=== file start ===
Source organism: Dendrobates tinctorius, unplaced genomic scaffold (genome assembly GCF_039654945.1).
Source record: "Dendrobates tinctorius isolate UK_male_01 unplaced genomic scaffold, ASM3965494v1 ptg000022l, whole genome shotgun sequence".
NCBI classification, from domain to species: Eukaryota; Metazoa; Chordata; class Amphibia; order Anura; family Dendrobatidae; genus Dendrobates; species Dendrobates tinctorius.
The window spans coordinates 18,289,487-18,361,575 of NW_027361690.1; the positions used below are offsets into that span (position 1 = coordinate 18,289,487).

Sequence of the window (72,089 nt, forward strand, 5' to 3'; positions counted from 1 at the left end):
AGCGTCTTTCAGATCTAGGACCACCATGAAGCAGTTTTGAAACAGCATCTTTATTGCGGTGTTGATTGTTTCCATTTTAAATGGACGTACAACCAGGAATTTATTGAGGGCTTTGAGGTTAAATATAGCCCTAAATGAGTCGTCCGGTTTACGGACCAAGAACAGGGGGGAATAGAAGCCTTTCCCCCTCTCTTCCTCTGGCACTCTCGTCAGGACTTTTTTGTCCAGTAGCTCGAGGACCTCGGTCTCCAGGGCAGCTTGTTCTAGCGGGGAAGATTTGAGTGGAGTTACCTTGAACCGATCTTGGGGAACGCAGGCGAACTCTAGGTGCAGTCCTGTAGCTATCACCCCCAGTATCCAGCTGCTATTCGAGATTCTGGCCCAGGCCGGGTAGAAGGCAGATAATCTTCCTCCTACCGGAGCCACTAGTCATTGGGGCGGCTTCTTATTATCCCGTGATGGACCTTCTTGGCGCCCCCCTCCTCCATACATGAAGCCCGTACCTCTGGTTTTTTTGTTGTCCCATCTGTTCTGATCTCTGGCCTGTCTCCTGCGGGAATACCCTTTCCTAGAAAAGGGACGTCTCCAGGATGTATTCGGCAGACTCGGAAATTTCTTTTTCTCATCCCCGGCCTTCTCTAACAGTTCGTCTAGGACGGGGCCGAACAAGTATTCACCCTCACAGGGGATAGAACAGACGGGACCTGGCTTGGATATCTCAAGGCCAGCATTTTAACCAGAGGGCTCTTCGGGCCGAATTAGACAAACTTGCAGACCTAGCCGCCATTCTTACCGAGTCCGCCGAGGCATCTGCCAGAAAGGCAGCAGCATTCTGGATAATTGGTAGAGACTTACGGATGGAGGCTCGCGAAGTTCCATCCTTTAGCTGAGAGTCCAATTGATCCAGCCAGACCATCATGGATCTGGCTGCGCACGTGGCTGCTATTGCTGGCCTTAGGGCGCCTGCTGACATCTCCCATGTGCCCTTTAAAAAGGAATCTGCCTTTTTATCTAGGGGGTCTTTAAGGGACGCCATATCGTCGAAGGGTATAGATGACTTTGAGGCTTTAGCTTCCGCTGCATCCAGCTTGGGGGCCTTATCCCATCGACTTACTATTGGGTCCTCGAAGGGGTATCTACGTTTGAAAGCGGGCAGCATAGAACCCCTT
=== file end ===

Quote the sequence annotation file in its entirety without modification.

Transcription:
Source organism: Dendrobates tinctorius, unplaced genomic scaffold (genome assembly GCF_039654945.1).
Source record: "Dendrobates tinctorius isolate UK_male_01 unplaced genomic scaffold, ASM3965494v1 ptg000022l, whole genome shotgun sequence".
NCBI classification, from domain to species: Eukaryota; Metazoa; Chordata; class Amphibia; order Anura; family Dendrobatidae; genus Dendrobates; species Dendrobates tinctorius.
The window spans coordinates 18,289,487-18,361,575 of NW_027361690.1; the positions used below are offsets into that span (position 1 = coordinate 18,289,487).

Sequence of the window (72,089 nt, forward strand, 5' to 3'; positions counted from 1 at the left end):
AGCGTCTTTCAGATCTAGGACCACCATGAAGCAGTTTTGAAACAGCATCTTTATTGCGGTGTTGATTGTTTCCATTTTAAATGGACGTACAACCAGGAATTTATTGAGGGCTTTGAGGTTAAATATAGCCCTAAATGAGTCGTCCGGTTTACGGACCAAGAACAGGGGGGAATAGAAGCCTTTCCCCCTCTCTTCCTCTGGCACTCTCGTCAGGACTTTTTTGTCCAGTAGCTCGAGGACCTCGGTCTCCAGGGCAGCTTGTTCTAGCGGGGAAGATTTGAGTGGAGTTACCTTGAACCGATCTTGGGGAACGCAGGCGAACTCTAGGTGCAGTCCTGTAGCTATCACCCCCAGTATCCAGCTGCTATTCGAGATTCTGGCCCAGGCCGGGTAGAAGGCAGATAATCTTCCTCCTACCGGAGCCACTAGTCATTGGGGCGGCTTCTTATTATCCCGTGATGGACCTTCTTGGCGCCCCCCTCCTCCATACATGAAGCCCGTACCTCTGGTTTTTTTGTTGTCCCATCTGTTCTGATCTCTGGCCTGTCTCCTGCGGGAATACCCTTTCCTAGAAAAGGGACGTCTCCAGGATGTATTCGGCAGACTCGGAAATTTCTTTTTCTCATCCCCGGCCTTCTCTAACAGTTCGTCTAGGACGGGGCCGAACAAGTATTCACCCTCACAGGGGATAGAACAGACGGGACCTGGCTTGGATATCTCAAGGCCAGCATTTTAACCAGAGGGCTCTTCGGGCCGAATTAGACAAACTTGCAGACCTAGCCGCCATTCTTACCGAGTCCGCCGAGGCATCTGCCAGAAAGGCAGCAGCATTCTGGATAATTGGTAGAGACTTACGGATGGAGGCTCGCGAAGTTCCATCCTTTAGCTGAGAGTCCAATTGATCCAGCCAGACCATCATGGATCTGGCTGCGCACGTGGCTGCTATTGCTGGCCTTAGGGCGCCTGCTGACATCTCCCATGTGCCCTTTAAAAAGGAATCTGCCTTTTTATCTAGGGGGTCTTTAAGGGACGCCATATCGTCGAAGGGTATAGATGACTTTGAGGCTTTAGCTTCCGCTGCATCCAGCTTGGGGGCCTTATCCCATCGACTTACTATTGGGTCCTCGAAGGGGTATCTACGTTTGAAAGCGGGCAGCATAGAACCCCTT